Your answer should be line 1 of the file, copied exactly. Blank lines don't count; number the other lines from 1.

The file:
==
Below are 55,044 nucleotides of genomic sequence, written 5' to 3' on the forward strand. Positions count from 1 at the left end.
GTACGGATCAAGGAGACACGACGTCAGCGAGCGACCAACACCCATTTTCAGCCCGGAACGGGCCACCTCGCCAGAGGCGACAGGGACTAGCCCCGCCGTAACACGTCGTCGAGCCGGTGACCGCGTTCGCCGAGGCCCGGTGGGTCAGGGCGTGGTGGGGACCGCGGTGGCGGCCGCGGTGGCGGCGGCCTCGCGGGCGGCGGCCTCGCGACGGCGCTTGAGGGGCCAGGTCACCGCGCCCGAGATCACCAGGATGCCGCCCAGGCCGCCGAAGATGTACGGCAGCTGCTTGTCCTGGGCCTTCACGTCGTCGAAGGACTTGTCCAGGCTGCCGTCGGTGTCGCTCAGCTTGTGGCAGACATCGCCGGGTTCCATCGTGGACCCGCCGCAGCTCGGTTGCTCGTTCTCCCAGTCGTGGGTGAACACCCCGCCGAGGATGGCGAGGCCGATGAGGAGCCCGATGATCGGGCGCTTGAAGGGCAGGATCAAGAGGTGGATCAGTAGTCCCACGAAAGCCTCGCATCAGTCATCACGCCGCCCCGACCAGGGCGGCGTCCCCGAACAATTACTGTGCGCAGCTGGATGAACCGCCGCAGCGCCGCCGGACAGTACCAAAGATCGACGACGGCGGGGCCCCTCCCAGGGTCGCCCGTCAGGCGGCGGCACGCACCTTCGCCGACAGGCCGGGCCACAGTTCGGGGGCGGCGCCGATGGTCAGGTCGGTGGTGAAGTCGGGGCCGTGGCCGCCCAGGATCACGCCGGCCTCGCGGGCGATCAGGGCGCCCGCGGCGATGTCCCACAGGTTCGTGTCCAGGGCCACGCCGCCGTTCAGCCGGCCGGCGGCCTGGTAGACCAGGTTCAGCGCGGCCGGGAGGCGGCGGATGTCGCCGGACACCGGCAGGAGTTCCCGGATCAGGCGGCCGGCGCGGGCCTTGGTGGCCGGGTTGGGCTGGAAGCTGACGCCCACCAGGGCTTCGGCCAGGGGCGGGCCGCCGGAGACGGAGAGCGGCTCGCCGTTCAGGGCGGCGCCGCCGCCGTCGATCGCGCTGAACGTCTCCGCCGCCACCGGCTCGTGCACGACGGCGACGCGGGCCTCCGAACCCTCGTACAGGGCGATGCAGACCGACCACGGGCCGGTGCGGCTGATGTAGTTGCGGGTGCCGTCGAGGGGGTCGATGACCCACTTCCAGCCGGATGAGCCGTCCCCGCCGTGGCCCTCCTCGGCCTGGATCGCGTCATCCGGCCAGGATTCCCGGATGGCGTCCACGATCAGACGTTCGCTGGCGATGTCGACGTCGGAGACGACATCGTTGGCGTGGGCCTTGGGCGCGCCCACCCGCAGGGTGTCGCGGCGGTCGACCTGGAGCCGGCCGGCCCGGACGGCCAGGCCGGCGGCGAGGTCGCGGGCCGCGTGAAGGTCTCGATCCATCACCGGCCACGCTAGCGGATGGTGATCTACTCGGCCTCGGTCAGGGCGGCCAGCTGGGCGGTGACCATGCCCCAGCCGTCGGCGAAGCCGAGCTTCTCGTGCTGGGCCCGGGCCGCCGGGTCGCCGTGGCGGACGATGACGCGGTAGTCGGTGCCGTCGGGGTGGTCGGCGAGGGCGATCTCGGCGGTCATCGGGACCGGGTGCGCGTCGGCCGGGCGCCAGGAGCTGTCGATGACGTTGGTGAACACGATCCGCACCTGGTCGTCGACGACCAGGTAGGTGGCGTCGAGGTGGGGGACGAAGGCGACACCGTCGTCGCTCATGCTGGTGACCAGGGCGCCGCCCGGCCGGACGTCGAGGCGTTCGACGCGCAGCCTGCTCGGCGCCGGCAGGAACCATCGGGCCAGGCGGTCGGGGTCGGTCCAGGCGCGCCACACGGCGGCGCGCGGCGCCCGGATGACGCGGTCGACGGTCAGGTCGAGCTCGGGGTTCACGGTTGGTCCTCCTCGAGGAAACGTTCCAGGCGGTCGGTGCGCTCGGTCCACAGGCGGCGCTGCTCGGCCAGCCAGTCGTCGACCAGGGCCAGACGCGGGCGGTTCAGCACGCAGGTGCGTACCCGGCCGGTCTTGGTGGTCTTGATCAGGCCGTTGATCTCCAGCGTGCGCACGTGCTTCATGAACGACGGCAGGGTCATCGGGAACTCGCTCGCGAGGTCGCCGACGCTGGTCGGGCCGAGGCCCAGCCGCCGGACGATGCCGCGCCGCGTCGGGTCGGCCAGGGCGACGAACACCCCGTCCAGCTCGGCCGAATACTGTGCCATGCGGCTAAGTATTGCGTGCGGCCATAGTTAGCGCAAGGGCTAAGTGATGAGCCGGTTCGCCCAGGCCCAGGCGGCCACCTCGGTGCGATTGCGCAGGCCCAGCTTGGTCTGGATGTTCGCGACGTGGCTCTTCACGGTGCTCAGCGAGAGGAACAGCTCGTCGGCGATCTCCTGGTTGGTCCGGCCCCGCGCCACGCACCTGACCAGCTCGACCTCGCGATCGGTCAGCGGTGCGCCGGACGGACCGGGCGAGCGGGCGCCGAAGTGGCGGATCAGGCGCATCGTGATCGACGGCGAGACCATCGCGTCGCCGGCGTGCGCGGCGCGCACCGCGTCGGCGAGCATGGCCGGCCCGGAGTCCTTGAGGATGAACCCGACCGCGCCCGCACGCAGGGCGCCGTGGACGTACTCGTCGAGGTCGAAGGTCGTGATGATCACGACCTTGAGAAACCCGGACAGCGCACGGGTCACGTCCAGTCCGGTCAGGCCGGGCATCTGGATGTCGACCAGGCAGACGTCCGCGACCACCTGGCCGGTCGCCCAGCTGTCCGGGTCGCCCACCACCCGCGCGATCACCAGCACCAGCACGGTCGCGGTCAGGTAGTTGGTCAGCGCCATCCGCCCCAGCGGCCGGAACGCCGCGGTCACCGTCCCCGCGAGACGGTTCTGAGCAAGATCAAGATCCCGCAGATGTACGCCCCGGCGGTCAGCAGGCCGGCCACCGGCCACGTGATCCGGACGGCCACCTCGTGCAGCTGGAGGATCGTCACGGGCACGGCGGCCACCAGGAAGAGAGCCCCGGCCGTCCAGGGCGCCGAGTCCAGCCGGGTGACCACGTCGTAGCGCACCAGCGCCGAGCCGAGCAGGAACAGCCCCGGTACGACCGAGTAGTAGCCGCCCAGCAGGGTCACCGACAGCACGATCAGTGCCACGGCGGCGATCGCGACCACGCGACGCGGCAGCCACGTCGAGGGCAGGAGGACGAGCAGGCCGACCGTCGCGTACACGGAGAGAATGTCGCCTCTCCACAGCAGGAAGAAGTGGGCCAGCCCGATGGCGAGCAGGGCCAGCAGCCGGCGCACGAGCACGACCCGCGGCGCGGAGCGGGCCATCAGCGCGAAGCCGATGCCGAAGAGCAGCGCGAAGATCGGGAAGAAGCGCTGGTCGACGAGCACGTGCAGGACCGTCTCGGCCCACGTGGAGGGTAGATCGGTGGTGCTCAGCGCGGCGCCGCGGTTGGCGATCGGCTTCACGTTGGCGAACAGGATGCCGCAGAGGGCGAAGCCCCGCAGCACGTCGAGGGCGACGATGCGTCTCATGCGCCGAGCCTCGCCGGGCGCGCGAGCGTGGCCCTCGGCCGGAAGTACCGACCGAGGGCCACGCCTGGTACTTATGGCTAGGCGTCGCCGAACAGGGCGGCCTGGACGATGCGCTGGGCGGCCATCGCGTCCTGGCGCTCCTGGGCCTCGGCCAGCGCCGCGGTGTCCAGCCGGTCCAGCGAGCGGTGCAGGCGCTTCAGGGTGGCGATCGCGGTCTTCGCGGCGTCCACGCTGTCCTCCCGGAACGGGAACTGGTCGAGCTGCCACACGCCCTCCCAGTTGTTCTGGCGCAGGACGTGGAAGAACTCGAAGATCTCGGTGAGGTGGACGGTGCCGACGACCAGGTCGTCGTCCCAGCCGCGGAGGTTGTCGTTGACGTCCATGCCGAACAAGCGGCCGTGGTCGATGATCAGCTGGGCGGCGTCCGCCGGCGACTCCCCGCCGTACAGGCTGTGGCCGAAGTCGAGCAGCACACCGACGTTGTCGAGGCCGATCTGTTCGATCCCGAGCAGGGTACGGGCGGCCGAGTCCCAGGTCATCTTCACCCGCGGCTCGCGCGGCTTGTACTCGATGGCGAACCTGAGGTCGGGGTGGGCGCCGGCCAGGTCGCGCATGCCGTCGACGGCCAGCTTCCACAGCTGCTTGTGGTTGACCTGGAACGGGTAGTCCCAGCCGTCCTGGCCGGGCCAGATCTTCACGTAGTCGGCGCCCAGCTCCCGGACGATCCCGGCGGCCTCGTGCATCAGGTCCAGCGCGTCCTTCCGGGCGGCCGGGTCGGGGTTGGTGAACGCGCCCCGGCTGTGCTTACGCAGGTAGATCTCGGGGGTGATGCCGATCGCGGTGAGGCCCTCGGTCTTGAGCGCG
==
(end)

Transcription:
Below are 55,044 nucleotides of genomic sequence, written 5' to 3' on the forward strand. Positions count from 1 at the left end.